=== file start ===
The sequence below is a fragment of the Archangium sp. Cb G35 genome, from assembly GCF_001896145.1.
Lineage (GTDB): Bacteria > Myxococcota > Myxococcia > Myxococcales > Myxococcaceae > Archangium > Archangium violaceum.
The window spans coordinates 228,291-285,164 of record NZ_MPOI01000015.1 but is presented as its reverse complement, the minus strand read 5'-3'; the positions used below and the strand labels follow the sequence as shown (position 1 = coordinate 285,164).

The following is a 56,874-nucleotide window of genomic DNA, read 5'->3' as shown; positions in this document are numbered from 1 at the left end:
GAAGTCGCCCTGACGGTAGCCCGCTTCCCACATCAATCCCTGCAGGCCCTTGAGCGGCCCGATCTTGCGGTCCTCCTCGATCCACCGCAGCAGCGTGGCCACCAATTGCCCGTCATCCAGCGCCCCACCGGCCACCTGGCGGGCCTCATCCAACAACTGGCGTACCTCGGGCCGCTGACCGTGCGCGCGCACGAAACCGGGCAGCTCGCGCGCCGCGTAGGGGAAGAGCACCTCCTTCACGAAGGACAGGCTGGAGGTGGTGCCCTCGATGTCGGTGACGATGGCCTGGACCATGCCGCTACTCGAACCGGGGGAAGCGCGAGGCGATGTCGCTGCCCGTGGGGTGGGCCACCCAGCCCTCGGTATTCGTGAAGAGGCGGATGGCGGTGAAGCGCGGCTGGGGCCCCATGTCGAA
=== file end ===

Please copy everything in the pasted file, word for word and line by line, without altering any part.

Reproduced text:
The sequence below is a fragment of the Archangium sp. Cb G35 genome, from assembly GCF_001896145.1.
Lineage (GTDB): Bacteria > Myxococcota > Myxococcia > Myxococcales > Myxococcaceae > Archangium > Archangium violaceum.
The window spans coordinates 228,291-285,164 of record NZ_MPOI01000015.1 but is presented as its reverse complement, the minus strand read 5'-3'; the positions used below and the strand labels follow the sequence as shown (position 1 = coordinate 285,164).

The following is a 56,874-nucleotide window of genomic DNA, read 5'->3' as shown; positions in this document are numbered from 1 at the left end:
GAAGTCGCCCTGACGGTAGCCCGCTTCCCACATCAATCCCTGCAGGCCCTTGAGCGGCCCGATCTTGCGGTCCTCCTCGATCCACCGCAGCAGCGTGGCCACCAATTGCCCGTCATCCAGCGCCCCACCGGCCACCTGGCGGGCCTCATCCAACAACTGGCGTACCTCGGGCCGCTGACCGTGCGCGCGCACGAAACCGGGCAGCTCGCGCGCCGCGTAGGGGAAGAGCACCTCCTTCACGAAGGACAGGCTGGAGGTGGTGCCCTCGATGTCGGTGACGATGGCCTGGACCATGCCGCTACTCGAACCGGGGGAAGCGCGAGGCGATGTCGCTGCCCGTGGGGTGGGCCACCCAGCCCTCGGTATTCGTGAAGAGGCGGATGGCGGTGAAGCGCGGCTGGGGCCCCATGTCGAA